The World of the Dying and Ignored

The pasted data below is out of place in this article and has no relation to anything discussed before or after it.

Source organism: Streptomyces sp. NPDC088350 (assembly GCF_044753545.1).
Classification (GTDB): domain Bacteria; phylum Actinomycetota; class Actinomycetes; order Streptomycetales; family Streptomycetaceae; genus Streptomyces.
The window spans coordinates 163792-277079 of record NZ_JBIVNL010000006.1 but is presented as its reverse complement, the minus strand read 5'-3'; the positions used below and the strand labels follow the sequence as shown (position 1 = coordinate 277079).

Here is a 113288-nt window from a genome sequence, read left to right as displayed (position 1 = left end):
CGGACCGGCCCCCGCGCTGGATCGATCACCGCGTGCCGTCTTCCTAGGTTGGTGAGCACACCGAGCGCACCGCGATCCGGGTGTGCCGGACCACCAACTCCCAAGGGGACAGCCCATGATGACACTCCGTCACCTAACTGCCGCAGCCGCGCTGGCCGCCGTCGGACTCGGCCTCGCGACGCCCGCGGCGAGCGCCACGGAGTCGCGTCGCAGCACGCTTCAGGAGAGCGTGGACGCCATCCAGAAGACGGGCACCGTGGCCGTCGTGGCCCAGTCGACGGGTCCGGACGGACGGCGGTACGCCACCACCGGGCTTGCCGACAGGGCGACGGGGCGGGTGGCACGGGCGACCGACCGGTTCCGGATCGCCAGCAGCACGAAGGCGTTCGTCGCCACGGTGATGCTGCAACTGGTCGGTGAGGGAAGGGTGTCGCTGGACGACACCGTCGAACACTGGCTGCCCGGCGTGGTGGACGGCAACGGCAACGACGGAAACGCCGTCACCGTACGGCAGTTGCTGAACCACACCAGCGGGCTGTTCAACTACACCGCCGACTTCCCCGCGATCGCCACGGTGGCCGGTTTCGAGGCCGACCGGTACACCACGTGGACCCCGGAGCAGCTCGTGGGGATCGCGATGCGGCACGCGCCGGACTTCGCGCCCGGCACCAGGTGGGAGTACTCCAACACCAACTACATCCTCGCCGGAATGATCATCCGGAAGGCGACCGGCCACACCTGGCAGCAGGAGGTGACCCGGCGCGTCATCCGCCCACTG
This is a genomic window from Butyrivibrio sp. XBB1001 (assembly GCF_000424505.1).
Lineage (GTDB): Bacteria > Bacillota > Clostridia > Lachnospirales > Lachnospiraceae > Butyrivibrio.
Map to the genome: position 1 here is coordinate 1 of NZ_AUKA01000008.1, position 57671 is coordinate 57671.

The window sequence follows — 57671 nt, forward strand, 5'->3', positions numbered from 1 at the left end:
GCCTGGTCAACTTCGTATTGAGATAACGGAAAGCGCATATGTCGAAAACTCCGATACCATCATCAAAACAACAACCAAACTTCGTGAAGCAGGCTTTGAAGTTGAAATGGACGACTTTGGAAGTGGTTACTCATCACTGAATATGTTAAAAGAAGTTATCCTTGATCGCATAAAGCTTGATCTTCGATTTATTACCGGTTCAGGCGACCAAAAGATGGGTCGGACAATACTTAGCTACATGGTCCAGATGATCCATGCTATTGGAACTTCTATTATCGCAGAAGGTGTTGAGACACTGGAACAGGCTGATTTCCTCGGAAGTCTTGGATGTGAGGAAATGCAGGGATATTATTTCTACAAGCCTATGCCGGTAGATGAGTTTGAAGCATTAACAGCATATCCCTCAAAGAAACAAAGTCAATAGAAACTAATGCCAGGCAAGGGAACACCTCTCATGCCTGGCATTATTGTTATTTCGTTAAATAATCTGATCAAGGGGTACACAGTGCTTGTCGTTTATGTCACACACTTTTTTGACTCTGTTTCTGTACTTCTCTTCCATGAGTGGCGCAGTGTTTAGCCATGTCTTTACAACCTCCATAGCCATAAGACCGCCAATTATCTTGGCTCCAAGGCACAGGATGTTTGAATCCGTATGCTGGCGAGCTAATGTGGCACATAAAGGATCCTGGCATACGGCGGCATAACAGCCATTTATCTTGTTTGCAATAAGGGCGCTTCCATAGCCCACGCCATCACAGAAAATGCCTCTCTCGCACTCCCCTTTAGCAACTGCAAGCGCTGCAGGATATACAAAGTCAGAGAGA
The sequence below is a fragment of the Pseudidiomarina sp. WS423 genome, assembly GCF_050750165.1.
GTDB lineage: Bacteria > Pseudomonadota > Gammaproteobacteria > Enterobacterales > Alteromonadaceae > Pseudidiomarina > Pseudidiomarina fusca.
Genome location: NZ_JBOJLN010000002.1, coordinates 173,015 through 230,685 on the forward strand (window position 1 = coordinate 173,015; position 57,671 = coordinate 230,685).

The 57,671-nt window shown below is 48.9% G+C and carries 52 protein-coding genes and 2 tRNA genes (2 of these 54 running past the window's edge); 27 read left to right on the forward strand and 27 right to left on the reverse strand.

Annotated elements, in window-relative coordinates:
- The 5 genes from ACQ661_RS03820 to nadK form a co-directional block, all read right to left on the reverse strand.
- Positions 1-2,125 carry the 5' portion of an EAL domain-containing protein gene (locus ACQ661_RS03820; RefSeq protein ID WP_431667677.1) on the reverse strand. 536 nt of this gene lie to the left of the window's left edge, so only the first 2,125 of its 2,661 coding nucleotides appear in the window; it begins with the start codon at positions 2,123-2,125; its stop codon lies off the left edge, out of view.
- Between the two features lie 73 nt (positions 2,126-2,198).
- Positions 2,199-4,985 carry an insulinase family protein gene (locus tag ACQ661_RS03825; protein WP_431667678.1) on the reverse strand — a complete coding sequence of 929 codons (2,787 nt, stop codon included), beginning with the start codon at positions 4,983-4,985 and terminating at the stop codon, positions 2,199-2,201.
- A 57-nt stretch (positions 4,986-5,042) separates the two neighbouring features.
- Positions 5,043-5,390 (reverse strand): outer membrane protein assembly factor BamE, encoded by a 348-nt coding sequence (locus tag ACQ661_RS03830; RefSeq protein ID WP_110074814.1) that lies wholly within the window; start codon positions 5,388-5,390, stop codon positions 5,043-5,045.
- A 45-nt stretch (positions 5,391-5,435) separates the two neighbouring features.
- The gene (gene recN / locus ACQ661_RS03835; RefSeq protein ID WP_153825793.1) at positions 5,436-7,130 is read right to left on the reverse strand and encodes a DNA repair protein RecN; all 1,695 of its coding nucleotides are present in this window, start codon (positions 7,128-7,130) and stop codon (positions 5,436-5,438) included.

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Both Eudora Welty’s short story "A Visit of Charity” and Rebecca Brown’s short story “The Gift of Sweat” share a theme of the unfortunate human condition of illness, mortality, and rejection by the rest of society. In different ways both main characters must face the truth that our fear of the elderly and dying is caused by our blindness to our own mortality. "A Visit of Charity” and “The Gift of Sweat” both have secondary characters that are in a same situation. One is an old lady in a nursing home and the other, Rick who is going to die, both are ignored by society and even their families would not come to visit them. As Welty and Brown indicate in their short stories, both main characters, Mariana and Rick’s caregiver, share similar tasks, but Mariana benefits less because she failed to develop a sensitivity to someone in need. Mariana and Rick’s caregiver have two important similarities. Both are in a position to help someone in need. Welty describes Mariana in “A Visit of a Charity” as a campfire girl with overwhelming fear of visiting a nursing home on a cold and bright day. While she is there, she meets two old women, one who chatters in a submissive way and another who is confined to bed. The old ladies expect someone to visit them. In Brown’s short story “The Gift of Sweat,” she introduces the reader to a compassionate character who is taking care of a housebound friend named Rick. Another similarity is both receive some kind of benefit from their actions. As Welty states in "A Visit of Charity,” Mariana is a campfire girl involved in a charity organization. She is visiting the nursing home so she can earn points in order to win a prize. Like Mariana, Rick’s caregiver also benefits from helping a needy person. She gets paid because she works for a home-care company. The third similarity between the stories is, both main characters brought some

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